The goal of this article is to teach you how to use price to earnings ratios (P/E ratios). We'll show how you can use AlzChem Group AG's (ETR:ACT) P/E ratio to inform your assessment of the investment opportunity. What is AlzChem Group's P/E ratio? Well, based on the last twelve months it is 22.60. In other words, at today's prices, investors are paying €22.60 for every €1 in prior year profit.
How Do I Calculate A Price To Earnings Ratio?
The formula for price to earnings is:
Price to Earnings Ratio = Price per Share ÷ Earnings per Share (EPS)
Or for AlzChem Group:
P/E of 22.60 = EUR21.80 ÷ EUR0.96 (Based on the year to September 2019.)
Is A High Price-to-Earnings Ratio Good?
The higher the P/E ratio, the higher the price tag of a business, relative to its trailing earnings. That is not a good or a bad thing per se, but a high P/E does imply buyers are optimistic about the future.
How Does AlzChem Group's P/E Ratio Compare To Its Peers?
We can get an indication of market expectations by looking at the P/E ratio. As you can see below AlzChem Group has a P/E ratio that is fairly close for the average for the chemicals industry, which is 22.5.
Its P/E ratio suggests that AlzChem Group shareholders think that in the future it will perform about the same as other companies in its industry classification. The company could surprise by performing better than average, in the future. Checking factors such as director buying and selling. could help you form your own view on if that will happen.
How Growth Rates Impact P/E Ratios
If earnings fall then in the future the 'E' will be lower. That means unless the share price falls, the P/E will increase in a few years. A higher P/E should indicate the stock is expensive relative to others -- and that may encourage shareholders to sell.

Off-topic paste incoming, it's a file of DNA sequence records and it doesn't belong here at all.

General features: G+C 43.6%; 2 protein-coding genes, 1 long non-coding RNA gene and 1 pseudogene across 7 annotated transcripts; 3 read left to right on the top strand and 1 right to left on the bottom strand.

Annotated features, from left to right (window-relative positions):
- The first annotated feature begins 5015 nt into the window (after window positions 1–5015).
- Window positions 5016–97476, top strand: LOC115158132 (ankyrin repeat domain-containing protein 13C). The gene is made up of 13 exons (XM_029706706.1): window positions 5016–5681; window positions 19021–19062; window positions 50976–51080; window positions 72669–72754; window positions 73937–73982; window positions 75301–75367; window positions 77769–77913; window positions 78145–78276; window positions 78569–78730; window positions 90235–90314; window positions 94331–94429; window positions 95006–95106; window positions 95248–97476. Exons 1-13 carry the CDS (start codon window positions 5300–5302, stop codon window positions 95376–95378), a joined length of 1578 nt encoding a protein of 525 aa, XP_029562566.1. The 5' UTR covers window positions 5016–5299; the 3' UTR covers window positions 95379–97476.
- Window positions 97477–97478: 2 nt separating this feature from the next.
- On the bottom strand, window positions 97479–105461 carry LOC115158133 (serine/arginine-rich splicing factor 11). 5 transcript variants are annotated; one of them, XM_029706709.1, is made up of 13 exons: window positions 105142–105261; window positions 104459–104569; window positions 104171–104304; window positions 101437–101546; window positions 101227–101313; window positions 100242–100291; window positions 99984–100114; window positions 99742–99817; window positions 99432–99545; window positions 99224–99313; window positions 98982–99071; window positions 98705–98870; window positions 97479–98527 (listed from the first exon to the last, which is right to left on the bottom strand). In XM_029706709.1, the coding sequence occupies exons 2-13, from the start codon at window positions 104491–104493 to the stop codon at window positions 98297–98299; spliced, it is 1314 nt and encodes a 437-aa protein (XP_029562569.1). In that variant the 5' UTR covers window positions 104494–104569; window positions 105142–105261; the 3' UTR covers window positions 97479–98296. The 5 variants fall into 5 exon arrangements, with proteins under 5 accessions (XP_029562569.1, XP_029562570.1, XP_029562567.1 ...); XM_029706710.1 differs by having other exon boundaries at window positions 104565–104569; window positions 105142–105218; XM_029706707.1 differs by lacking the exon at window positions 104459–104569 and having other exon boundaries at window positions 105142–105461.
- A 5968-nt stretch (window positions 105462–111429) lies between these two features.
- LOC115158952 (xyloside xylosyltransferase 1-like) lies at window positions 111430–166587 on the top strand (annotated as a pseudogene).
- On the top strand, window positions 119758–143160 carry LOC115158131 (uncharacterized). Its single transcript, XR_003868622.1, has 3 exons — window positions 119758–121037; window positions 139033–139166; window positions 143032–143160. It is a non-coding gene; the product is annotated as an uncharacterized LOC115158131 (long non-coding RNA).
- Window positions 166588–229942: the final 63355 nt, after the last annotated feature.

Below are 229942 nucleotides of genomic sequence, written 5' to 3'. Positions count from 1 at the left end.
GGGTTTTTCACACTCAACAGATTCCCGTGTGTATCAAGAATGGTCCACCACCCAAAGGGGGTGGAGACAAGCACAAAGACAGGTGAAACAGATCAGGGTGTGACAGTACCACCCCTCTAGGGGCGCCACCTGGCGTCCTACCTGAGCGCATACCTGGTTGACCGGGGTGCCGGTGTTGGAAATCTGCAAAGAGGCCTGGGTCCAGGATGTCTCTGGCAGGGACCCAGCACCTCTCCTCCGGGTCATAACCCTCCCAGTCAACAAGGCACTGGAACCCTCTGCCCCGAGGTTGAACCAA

AlzChem Group saw earnings per share decrease by 26% last year. And over the longer term (5 years) earnings per share have decreased 40% annually. This might lead to muted expectations.
Remember: P/E Ratios Don't Consider The Balance Sheet
The 'Price' in P/E reflects the market capitalization of the company. In other words, it does not consider any debt or cash that the company may have on the balance sheet. The exact same company would hypothetically deserve a higher P/E ratio if it had a strong balance sheet, than if it had a weak one with lots of debt, because a cashed up company can spend on growth.
Such expenditure might be good or bad, in the long term, but the point here is that the balance sheet is not reflected by this ratio.
How Does AlzChem Group's Debt Impact Its P/E Ratio?
AlzChem Group has net cash of €12m. That should lead to a higher P/E than if it did have debt, because its strong balance sheets gives it more options.
The Verdict On AlzChem Group's P/E Ratio
AlzChem Group has a P/E of 22.6. That's higher than the average in its market, which is 20.6. The recent drop in earnings per share would make some investors cautious, but the healthy balance sheet means the company retains potential for future growth. If fails to eventuate, the current high P/E could prove to be temporary, as the share price falls.
Investors have an opportunity when market expectations about a stock are wrong. As value investor Benjamin Graham famously said, 'In the short run, the market is a voting machine but in the long run, it is a weighing machine. So this free visual report on analyst forecasts could hold the key to an excellent investment decision.
Of course you might be able to find a better stock than AlzChem Group. So you may wish to see this free collection of other companies that have grown earnings strongly.
If you spot an error that warrants correction, please contact the editor at firstname.lastname@example.org. This article by Simply Wall St is general in nature. It does not constitute a recommendation to buy or sell any stock, and does not take account of your objectives, or your financial situation. Simply Wall St has no position in the stocks mentioned.
We aim to bring you long-term focused research analysis driven by fundamental data. Note that our analysis may not factor in the latest price-sensitive company announcements or qualitative material. Thank you for reading.